Randy explains that learning the system of judging for WGI was a challenge, just as it is for any judging situation.

“For WGI, that included having a good understanding of the classification system, the tiered judging system, and all of the important values that WGI instills in the instructional staff and ultimately the judging roster.”

Randy constantly strives to improve his craft. He says, “I take the approach that I have never arrived as a judge. It’s similar to how I viewed my role as a music educator when I worked as a band director. You never arrive. You keep learning every day, and you work to get better at your craft, all the while knowing that you will never reach the top of the mountain.” He continues, “I always feel there is something new to learn, and I try to expand my knowledge every time I judge. The ensembles keep improving, so we owe it to the competitive units to expand our knowledge base.” Randy stresses, “Staying relevant as a judge is everything.”

Sacrifices Made For the Activity

Like the other judges we spoke to, Randy discusses the extensive time commitment of judging. We all know how long and draining competition weekends can be. However, performers and instructors typically travel to competitions in their general geographic vicinity. It’s rarer for a group on the east coast to travel to the west coast for a regional. This is not the case for judges.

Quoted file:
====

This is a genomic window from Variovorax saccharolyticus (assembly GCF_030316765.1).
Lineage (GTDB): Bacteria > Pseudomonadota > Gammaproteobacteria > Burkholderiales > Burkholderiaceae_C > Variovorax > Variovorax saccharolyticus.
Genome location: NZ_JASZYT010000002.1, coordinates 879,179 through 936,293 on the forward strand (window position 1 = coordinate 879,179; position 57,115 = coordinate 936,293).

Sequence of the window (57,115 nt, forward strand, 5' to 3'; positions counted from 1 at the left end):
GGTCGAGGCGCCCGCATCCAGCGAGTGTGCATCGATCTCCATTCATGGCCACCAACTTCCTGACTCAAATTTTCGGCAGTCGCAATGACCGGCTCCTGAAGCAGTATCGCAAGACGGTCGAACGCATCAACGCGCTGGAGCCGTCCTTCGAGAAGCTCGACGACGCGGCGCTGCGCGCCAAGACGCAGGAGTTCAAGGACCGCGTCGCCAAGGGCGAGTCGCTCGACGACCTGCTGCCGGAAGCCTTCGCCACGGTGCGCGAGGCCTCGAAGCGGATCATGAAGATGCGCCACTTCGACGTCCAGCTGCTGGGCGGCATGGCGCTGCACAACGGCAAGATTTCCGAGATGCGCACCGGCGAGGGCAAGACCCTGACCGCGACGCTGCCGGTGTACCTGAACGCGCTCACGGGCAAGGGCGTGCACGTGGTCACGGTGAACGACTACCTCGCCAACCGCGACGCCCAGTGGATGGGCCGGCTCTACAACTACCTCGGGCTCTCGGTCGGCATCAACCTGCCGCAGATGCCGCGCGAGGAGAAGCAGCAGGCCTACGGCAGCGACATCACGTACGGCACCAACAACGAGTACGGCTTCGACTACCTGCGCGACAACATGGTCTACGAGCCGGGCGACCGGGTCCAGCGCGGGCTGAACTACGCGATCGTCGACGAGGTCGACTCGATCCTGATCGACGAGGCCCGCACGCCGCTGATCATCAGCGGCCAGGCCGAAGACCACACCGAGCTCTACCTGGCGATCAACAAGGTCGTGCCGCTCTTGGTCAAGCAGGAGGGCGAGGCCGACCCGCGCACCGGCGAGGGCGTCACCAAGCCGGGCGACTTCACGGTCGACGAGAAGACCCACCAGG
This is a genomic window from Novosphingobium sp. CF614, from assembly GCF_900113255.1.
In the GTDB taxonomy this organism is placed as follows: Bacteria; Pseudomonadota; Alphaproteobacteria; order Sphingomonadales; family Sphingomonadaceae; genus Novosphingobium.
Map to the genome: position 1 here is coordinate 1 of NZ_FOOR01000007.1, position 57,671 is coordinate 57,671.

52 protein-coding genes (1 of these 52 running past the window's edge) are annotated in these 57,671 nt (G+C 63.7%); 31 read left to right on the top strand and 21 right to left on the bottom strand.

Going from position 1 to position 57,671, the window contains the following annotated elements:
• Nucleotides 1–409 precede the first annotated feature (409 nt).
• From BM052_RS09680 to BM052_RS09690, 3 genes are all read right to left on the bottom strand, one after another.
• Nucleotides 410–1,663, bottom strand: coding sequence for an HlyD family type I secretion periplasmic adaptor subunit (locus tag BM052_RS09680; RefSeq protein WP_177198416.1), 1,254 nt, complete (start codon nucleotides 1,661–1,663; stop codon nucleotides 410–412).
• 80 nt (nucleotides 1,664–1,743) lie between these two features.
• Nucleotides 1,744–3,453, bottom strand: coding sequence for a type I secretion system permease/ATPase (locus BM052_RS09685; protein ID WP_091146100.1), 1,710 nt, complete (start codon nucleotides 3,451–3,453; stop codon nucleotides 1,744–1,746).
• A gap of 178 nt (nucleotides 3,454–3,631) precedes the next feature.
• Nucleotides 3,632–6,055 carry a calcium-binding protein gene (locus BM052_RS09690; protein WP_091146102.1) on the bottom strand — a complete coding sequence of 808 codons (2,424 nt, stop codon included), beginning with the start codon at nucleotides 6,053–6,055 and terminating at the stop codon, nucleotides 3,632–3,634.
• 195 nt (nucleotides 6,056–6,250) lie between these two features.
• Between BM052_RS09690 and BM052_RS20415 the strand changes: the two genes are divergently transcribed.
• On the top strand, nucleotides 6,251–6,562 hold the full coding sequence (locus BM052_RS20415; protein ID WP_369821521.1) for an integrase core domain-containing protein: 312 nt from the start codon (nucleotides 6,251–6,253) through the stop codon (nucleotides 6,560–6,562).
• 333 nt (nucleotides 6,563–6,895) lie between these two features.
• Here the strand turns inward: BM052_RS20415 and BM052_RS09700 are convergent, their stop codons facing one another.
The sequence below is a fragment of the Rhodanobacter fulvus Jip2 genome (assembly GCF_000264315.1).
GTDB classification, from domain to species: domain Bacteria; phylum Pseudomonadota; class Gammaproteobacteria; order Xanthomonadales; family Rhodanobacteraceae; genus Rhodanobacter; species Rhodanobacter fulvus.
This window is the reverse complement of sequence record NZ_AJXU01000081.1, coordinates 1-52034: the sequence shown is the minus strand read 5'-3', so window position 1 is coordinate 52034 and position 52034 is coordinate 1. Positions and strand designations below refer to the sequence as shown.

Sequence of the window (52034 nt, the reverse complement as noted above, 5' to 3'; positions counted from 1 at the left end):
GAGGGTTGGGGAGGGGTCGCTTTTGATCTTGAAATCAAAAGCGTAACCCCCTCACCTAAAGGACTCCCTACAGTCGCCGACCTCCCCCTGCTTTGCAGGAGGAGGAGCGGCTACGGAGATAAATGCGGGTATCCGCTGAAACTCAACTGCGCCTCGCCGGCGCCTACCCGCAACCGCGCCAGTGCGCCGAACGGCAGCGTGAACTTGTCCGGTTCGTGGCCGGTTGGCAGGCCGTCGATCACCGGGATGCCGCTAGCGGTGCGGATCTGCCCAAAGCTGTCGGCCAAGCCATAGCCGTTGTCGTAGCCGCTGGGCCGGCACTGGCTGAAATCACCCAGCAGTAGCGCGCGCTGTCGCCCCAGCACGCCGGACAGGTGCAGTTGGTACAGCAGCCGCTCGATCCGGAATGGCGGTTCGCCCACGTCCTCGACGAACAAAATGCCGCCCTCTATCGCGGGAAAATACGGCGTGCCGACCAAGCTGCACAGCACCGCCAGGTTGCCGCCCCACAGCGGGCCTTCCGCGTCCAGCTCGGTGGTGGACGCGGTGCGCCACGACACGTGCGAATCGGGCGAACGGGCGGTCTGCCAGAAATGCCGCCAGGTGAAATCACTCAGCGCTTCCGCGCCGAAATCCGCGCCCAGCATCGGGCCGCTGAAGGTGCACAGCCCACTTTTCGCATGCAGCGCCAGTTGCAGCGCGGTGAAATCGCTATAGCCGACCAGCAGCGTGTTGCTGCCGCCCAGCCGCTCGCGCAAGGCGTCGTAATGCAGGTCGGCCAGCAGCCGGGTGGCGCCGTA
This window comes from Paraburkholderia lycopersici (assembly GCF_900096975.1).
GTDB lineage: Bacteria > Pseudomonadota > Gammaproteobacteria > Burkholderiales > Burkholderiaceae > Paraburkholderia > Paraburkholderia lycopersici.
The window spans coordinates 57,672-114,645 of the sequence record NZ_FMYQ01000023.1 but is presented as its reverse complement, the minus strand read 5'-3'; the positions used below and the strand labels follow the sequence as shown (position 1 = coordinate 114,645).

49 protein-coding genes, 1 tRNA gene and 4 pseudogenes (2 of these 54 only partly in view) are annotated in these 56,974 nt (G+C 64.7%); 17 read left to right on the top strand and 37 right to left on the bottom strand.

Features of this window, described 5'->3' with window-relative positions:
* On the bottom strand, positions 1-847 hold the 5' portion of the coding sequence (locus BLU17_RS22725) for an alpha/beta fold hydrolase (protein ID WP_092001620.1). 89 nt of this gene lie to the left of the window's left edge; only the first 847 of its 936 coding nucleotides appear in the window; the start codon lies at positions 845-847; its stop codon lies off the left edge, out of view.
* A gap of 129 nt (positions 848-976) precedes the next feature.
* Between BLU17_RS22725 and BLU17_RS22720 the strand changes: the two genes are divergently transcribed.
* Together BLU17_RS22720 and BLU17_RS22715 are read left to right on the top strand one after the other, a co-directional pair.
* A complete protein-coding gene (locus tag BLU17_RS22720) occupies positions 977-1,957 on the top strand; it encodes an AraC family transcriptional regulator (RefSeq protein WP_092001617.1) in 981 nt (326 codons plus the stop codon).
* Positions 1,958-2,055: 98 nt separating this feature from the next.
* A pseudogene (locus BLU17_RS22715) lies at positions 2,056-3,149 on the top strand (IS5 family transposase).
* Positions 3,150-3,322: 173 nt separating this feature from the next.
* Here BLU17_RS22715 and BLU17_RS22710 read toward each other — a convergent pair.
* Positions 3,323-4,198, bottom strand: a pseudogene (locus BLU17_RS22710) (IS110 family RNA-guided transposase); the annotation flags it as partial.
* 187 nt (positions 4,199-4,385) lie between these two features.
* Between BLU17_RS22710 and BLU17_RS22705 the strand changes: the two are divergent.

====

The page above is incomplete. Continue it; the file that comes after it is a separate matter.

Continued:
Judges travel wherever they are needed, across the country and the world. The extra miles take a toll on both the time and financial commitment of judges. Randy explains that time and money are the two most considerable sacrifices he has made as a judge.

The Future of the Activity

Randy would like to see the continued, focused effort on training ensembles to play better. It’s essential to focus on fundamentals and become better musicians.

To instructors, he says, “Focus on processes that help performers be better on their respective instruments. Teach them ensemble skills that they can use in their individual schools when they get back to campus.”

Sometimes it’s easy to lose sight of the basics. Randy stresses, “Focus on the process of getting better every day. Everything else takes care of itself. Teach the performers to love music.”

Advice To Those Interested in Judging

Becoming a judge isn’t the right path for everyone. There are many ways to be involved in the activity, including many incredibly talented performers, instructors, designers, choreographers, and others who keep WGI alive. Each position is vital to the continued growth of the activity.

If you choose to judge, you must choose it for the right reasons.

Randy says, “Don’t become a judge if you just want the power to control an outcome.  Do it because you want to help young people become better musicians and performers, and you want to help young design and teaching staff become better at their craft.”

About the Author:

Trudy Horsting is a graduate student at Arizona State University pursuing her Ph.D. in Political Science. She holds a MA in Political Science from ASU as well as a BA in Political Science and a BA in Writing, Rhetoric, and Technical Communication from James Madison University. While at JMU, she was a four year member and two year captain of the Marching Royal Dukes Color guard and JMU Nuance Winter guard. She was a member of First Flight World Winter guard in 2019 and FeniX Independent World Winter guard in 2020.